Volume 11, Number 8—August 2005
Pandemic Vibrio parahaemolyticus O3:K6, Europe
To the Editor: Vibrio parahaemolyticus is a halophilic member of the genus Vibrio that inhabits temperate and tropical marine environments worldwide. Strains that produce the thermostable direct hemolysin or the thermostable direct hemolysin-related hemolysin, which are encoded by tdh and trh genes, respectively, are considered pathogenic. While almost all clinical strains have these virulence factors, these strains represent <1% of all environmental strains.
Recently, V. parahaemolyticus infections have increased globally; they are usually associated with eating raw or undercooked seafood. V. parahaemolyticus is the leading cause of seafood-associated bacterial gastroenteritis in the United States (1) and causes approximately half of the foodborne outbreaks in some Asian countries (2). In 2001, the Scientific Committee on Veterinary Measures Relating to Public Health of the European Commission concluded that V. parahaemolyticus outbreaks are rarely reported in Europe (3). Because the risk of V. parahaemolyticus infection is extremely low in Europe, the organism has been excluded from the European Network for Epidemiologic Surveillance and Control of Communicable Diseases and from Microbiologic Surveillance System for Infectious Gastroenteritis. V. parahaemolyticus is also excluded from the European applicable microbiologic requirements for shellfish-harvesting areas and ready-to-eat seafood.
However, data obtained after an exhaustive review of clinical journals published in Spain and from unreported cases of V. parahaemolyticus infections identified at Spanish hospitals have shown that V. parahaemolyticus infections in Spain are more common than previously assumed. This organism was isolated from patients with gastroenteritis in Barcelona (1986, 1987, and 1999), Zaragoza (1993), and Madrid (1998 and 2000). In Galicia (northwestern Spain) alone, where most Spanish shellfish are produced, 84 cases of V. parahaemolyticus infection were identified retrospectively from hospital records from 1997 to 2000. A single outbreak of 64 cases in 1999 was associated with oyster consumption (4). Most Spanish clinical isolates were serotype O4:K11, and pulsed-field gel electrophoresis (PFGE) analysis demonstrated these to be a unique clone distinct from Asian and American clinical strains (5).
In July 2004, a V. parahaemolyticus outbreak of 80 illnesses occurred in A Coruña, Spain. All the case-patients attended weddings in the same restaurant. V. parahaemolyticus was isolated from stool samples of 3 patients. The outbreak isolates were characterized by serotyping, polymerase chain reaction (PCR) for species-specific genes (Vp-toxR and tlh), virulence-related genes (tdh and trh), and group specific (GS)-PCR (a PCR method to detect the pandemic clone). Two isolates belonged to the serotype O3:K6, while the remaining isolate was O3:K untypeable. All 3 isolates had the toxR, tlh, and tdh genes, lacked the trh gene, and were positive for the GS-PCR assay to detect pandemic strains. These results unequivocally linked the outbreak isolates to the O3:K6 pandemic clone of V. parahaemolyticus. To confirm the relationship with the pandemic clone, the outbreak isolates were additionally subjected to DNA fingerprinting analyses. PFGE and arbitrarily primed PCR analyses showed that these isolates exhibited a pattern indistinguishable from those of pandemic strains from Asia. The epidemiologic investigation associated with the outbreak identified the boiled crab eaten in the restaurant as the most probable source of the infection. Live crabs were imported to Spain from the United Kingdom, processed under unhealthy conditions, and stored at room temperature for several hours before they were eaten. All the seafood eaten at the weddings was harvested in Europe, and no imported food was eaten or handled in the restaurant.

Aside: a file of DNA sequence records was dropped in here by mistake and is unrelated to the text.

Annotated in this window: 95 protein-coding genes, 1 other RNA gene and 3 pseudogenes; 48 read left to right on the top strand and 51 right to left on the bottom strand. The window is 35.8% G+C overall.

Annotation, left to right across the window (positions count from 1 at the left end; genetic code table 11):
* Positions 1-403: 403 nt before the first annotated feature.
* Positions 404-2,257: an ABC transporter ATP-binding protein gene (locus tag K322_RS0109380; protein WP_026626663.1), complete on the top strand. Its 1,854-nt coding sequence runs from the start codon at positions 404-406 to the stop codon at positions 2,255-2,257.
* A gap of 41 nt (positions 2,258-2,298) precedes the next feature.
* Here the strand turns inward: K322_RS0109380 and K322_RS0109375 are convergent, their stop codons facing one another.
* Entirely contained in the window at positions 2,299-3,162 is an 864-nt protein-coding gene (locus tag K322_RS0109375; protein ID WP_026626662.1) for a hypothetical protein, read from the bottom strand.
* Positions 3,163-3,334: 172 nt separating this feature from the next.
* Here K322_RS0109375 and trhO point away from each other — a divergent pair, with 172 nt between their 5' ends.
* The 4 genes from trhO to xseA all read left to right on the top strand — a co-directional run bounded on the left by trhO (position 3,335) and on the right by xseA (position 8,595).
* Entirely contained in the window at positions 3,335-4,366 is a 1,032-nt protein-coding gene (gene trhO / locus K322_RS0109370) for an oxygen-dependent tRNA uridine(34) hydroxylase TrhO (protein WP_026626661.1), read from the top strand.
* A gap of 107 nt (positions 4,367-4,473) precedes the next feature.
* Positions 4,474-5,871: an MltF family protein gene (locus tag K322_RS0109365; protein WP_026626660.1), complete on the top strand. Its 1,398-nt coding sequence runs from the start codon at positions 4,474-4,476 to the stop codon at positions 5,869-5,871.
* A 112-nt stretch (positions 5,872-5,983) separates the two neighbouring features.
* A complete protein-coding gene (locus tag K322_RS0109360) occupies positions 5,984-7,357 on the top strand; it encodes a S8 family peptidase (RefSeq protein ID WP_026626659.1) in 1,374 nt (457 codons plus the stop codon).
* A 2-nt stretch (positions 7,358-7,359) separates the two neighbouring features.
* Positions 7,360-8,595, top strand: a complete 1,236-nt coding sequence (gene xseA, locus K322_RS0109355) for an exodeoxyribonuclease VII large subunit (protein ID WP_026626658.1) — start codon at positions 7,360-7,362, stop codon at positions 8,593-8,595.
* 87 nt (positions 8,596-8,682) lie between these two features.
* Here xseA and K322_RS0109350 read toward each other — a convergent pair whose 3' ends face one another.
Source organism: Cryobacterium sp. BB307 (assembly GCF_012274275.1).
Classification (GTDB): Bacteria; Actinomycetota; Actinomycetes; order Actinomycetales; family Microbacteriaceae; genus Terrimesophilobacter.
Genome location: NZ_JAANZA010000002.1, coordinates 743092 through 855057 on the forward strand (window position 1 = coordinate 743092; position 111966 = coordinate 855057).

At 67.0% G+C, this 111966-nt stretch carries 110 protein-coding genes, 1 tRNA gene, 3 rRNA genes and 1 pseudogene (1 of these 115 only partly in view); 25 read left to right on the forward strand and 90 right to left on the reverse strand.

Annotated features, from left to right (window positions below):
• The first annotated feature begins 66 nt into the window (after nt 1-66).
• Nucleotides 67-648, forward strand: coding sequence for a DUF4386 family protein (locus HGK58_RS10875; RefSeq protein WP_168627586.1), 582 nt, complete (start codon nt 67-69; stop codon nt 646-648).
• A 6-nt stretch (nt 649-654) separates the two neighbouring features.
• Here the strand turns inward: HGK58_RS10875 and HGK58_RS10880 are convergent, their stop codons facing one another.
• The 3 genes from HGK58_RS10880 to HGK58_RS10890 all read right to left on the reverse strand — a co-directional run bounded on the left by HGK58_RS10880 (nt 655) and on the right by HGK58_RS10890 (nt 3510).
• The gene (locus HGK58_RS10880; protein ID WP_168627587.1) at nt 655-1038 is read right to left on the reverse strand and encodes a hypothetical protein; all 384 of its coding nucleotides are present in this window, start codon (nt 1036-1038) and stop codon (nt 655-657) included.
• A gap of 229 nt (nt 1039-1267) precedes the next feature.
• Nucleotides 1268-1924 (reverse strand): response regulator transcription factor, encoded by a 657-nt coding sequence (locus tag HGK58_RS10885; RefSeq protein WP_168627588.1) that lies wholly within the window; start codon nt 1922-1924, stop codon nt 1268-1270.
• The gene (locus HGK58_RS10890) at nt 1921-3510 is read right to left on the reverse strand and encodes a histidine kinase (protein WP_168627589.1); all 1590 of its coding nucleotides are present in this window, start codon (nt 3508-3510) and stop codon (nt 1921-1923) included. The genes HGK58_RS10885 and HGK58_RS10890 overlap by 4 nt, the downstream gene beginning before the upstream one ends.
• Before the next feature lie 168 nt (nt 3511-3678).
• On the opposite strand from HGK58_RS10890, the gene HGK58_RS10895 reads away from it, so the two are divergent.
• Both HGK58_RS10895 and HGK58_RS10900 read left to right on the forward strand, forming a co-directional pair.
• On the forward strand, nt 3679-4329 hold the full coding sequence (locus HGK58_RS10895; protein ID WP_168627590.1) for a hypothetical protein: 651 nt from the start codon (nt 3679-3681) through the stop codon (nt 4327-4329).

Pandemic O3:K6 clone of V. parahaemolyticus appeared in Asia around 1996 (6). Since its emergence, it has accounted for most V. parahaemolyticus infections in Asia. It spread to the United States in 1998 (7) and more recently to Chile (8), where it has caused hundreds of infections, resulting in the first V. parahaemolyticus pandemic in history (9). We report the first evidence that it has been introduced to Europe. The emergence of this virulent serotype in Europe is a public health concern and emphasizes the need to include V. parahaemolyticus in microbiologic surveillance and reexamine control programs for shellfish-harvesting areas and ready-to-eat seafood.
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